Oracle Platform to Deliver Drug Trial Data to Trump
March 25, 2020 | by James G. Dalton
An online platform by Oracle is going to collect data and deliver it to coronavirus task force health experts to determine the efficacy of experimental drug treatments promoted by President Donald Trump, according to sources.
Malaria drugs chloroquine and hydroxychloroquine have not been approved by the Food and Drug Administration to tread COVID-19, but their use in trials will be recorded and shared with the White House before potential approval, five senior Trump administration officials told The New York Times.
Trump has faced criticism and even some caution by National Institute of Health’s Dr. Anthony Fauci by calling the treatments a potential “game-changer,” but the president has moved the U.S. to acquire and administer front-line testing of late.
The online portal will give officials immediate ability to track the symptoms and trials in order to streamline potential governmental actions amid the global coronavirus pandemic.
Oracle co-founder Lawrence J. Ellison is a Trump supporter and the project has been endorsed by Dr. David B. Agus of University of Southern California, senior officials told the Times.
The cooperative effort is designed to deliver real-time science and data so the administration can deliver expedited guidance and potential U.S. healthcare system policy.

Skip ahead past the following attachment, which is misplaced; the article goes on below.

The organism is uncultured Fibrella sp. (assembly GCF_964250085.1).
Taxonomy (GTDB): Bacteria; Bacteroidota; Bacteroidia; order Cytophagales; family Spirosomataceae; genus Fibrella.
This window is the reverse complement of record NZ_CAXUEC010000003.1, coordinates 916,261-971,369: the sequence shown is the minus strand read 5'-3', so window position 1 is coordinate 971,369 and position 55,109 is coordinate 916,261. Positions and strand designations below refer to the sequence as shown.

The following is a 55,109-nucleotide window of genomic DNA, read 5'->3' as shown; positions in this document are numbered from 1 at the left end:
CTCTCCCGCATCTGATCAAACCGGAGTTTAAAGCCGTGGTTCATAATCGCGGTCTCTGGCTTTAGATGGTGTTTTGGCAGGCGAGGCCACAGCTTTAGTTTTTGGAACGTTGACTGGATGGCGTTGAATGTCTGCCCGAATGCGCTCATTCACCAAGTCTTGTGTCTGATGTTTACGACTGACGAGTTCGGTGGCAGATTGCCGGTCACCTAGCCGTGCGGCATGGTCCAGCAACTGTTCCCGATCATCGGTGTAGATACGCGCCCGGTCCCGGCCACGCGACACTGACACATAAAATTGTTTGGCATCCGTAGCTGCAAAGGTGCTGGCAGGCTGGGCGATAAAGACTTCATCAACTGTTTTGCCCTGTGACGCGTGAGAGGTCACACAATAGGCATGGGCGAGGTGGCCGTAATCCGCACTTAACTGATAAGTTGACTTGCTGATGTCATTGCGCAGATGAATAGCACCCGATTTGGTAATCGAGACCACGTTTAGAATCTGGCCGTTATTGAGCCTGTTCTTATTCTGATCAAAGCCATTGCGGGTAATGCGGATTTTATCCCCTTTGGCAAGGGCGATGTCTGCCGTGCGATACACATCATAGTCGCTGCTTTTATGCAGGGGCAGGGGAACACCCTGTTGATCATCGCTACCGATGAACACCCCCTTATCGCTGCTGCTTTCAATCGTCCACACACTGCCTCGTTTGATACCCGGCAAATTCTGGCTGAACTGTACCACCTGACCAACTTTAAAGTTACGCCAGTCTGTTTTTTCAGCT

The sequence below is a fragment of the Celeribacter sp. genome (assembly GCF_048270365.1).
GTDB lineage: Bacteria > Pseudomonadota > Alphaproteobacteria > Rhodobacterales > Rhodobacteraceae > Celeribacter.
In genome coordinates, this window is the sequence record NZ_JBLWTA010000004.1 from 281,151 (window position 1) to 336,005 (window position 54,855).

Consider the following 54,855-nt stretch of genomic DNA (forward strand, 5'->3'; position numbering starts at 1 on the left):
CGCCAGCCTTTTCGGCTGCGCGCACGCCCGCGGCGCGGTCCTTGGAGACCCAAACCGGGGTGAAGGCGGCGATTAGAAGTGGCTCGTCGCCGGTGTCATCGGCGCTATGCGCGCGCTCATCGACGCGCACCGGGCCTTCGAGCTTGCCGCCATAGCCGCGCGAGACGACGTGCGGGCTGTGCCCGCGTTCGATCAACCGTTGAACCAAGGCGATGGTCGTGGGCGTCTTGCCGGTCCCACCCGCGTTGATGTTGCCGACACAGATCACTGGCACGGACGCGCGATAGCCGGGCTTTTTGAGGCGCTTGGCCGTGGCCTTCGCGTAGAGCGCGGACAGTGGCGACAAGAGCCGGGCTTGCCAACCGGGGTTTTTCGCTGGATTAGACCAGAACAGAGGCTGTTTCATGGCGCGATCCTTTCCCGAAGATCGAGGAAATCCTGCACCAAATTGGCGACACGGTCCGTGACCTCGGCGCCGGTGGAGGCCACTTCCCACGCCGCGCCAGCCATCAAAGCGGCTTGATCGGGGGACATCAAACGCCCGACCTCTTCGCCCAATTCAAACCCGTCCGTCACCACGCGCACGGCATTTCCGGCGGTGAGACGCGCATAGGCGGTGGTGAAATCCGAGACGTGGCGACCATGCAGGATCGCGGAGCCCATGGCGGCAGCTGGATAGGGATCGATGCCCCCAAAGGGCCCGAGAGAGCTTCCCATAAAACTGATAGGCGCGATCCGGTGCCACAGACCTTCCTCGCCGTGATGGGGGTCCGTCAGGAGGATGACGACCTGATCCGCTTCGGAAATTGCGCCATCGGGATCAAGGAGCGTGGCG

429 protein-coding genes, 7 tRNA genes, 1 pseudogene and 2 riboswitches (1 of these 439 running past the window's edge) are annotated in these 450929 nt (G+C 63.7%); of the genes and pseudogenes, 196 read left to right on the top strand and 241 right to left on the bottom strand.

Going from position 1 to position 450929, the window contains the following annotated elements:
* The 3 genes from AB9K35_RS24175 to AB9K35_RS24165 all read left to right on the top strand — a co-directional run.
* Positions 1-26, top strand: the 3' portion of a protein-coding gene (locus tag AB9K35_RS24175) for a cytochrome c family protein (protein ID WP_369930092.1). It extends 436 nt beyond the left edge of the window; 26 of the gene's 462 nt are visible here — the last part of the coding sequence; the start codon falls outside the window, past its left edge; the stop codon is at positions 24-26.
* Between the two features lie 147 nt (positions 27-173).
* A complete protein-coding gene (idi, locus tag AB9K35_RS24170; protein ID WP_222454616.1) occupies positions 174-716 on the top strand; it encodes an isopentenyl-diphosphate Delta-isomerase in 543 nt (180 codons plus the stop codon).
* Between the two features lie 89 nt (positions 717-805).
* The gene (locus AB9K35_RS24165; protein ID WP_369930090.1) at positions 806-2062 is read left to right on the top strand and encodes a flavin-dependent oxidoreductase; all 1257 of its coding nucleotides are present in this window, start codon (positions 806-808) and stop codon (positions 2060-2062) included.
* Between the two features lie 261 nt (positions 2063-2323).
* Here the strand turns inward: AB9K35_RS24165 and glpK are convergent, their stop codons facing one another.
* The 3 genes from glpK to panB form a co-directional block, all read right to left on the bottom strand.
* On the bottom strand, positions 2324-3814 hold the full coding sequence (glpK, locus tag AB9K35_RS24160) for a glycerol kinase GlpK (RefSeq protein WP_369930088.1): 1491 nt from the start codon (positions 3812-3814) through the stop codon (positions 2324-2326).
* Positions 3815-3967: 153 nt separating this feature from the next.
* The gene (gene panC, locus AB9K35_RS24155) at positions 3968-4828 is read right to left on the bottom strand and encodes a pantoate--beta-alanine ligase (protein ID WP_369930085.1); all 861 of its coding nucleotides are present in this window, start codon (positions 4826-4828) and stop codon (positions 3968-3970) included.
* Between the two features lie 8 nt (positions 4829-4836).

Reports of the drug’s use by China and France have been promising, per the report.
“I think there’s a major misconception in this country that getting good evidence means red tape,” Johns Hopkins Bloomberg School of Public Health’s Dr. Joshua M. Sharfstein told the Times. “Getting good evidence is knowing the difference between something that works and something that doesn’t.”
An Arizona man died and his wife was critical after ingesting chloroquine phosphate, a substance used to clean fish tanks, according to Banner Health.
“Trump kept saying it was basically pretty much a cure,” the woman who self-administered it, told the Times.
But Banner Poison and Drug Information Center Dr. Daniel Brooks told the Times, “It’s incredibly dangerous and foolish for people to be doing this.”
“This is not going to be a magic pill for us to get us through this,” he added.